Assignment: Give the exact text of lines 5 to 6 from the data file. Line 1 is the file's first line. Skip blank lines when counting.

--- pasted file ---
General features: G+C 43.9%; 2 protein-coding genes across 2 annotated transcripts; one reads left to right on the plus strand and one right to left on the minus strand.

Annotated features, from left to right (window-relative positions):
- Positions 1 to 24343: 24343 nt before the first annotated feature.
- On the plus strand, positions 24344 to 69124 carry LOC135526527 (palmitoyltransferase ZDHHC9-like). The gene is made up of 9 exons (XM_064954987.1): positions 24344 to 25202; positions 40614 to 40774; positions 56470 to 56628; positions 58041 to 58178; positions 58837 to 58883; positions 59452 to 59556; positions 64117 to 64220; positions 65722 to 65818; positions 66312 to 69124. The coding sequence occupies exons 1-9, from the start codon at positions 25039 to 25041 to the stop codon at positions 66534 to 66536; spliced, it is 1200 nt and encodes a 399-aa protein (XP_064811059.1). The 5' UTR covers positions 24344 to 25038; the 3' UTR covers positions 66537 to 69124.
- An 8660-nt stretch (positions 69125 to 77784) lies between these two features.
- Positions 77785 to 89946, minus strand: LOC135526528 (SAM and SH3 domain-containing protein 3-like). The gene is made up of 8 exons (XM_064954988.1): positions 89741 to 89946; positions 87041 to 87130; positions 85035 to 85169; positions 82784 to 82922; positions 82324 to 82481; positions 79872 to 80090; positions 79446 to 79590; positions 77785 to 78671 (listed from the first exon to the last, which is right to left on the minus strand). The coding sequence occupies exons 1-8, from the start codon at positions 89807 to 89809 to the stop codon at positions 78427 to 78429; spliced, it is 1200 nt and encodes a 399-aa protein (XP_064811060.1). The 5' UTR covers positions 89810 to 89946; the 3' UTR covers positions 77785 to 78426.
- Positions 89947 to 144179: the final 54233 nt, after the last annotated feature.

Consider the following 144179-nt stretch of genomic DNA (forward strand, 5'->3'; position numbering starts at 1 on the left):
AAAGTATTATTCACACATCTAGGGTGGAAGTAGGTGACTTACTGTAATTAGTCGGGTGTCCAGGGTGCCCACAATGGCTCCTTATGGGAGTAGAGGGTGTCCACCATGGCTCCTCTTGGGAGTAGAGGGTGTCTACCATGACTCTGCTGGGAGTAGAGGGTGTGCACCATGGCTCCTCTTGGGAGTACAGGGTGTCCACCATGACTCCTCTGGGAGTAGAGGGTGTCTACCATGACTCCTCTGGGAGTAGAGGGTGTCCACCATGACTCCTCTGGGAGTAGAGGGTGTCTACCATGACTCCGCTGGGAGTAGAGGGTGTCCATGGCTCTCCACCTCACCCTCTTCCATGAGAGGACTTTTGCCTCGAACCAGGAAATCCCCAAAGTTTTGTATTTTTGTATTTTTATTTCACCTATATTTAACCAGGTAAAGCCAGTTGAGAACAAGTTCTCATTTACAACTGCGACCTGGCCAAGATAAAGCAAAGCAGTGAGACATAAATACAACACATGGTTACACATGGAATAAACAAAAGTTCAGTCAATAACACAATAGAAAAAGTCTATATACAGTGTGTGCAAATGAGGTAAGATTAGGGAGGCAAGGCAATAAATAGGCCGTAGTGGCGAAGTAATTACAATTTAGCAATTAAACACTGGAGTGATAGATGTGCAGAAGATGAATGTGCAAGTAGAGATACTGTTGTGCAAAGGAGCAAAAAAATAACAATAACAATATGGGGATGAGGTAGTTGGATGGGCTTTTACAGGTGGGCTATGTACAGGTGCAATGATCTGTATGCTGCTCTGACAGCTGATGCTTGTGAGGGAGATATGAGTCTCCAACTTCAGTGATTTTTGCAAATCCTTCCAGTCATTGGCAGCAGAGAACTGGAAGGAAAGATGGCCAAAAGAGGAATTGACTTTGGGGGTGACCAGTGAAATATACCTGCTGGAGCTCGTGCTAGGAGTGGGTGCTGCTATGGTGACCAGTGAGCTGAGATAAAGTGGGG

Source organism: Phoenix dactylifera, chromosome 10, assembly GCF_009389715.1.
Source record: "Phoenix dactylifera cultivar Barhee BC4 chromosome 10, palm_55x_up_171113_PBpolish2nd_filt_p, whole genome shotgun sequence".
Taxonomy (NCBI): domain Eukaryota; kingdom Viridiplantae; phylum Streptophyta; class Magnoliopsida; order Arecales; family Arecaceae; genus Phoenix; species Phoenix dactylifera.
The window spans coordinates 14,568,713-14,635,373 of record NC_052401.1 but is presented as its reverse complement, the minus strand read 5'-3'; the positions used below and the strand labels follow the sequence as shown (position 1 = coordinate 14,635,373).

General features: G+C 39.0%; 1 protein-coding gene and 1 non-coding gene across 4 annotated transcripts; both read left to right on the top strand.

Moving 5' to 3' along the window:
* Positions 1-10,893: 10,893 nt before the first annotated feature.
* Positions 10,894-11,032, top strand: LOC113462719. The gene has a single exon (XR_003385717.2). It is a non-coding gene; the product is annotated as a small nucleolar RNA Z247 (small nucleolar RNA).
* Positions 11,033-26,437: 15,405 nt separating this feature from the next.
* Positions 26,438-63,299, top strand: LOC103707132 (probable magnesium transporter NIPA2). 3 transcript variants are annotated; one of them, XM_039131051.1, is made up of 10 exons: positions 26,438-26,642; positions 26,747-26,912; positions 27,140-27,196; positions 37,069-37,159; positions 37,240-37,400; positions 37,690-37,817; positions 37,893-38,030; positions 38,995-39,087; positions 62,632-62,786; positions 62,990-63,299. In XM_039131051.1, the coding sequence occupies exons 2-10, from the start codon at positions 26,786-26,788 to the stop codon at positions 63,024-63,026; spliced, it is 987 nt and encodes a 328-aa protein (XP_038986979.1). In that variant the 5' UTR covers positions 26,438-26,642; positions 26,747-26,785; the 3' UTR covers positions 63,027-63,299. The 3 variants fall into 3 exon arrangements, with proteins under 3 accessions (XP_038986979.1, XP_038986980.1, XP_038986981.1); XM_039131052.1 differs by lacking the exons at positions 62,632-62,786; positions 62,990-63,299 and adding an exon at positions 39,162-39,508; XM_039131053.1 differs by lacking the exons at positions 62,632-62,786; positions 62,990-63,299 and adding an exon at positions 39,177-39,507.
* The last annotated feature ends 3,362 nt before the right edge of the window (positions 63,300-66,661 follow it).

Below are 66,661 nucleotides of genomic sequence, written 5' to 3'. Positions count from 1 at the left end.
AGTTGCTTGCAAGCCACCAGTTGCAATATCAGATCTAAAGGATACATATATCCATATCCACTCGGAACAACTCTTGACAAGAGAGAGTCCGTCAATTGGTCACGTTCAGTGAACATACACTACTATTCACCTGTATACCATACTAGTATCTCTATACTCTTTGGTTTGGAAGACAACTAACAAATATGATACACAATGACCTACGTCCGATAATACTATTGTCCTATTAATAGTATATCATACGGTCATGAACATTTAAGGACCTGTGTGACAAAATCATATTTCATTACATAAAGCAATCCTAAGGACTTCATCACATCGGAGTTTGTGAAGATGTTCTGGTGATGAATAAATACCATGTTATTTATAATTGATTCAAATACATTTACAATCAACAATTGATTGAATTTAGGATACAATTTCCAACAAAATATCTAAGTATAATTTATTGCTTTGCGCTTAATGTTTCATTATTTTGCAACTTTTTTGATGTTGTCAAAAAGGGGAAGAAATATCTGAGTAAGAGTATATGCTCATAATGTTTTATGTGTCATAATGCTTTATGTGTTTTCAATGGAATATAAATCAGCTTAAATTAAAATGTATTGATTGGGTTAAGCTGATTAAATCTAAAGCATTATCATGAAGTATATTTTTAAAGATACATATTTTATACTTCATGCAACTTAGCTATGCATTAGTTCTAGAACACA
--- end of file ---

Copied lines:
- An 8660-nt stretch (positions 69125 to 77784) lies between these two features.
- Positions 77785 to 89946, minus strand: LOC135526528 (SAM and SH3 domain-containing protein 3-like). The gene is made up of 8 exons (XM_064954988.1): positions 89741 to 89946; positions 87041 to 87130; positions 85035 to 85169; positions 82784 to 82922; positions 82324 to 82481; positions 79872 to 80090; positions 79446 to 79590; positions 77785 to 78671 (listed from the first exon to the last, which is right to left on the minus strand). The coding sequence occupies exons 1-8, from the start codon at positions 89807 to 89809 to the stop codon at positions 78427 to 78429; spliced, it is 1200 nt and encodes a 399-aa protein (XP_064811060.1). The 5' UTR covers positions 89810 to 89946; the 3' UTR covers positions 77785 to 78426.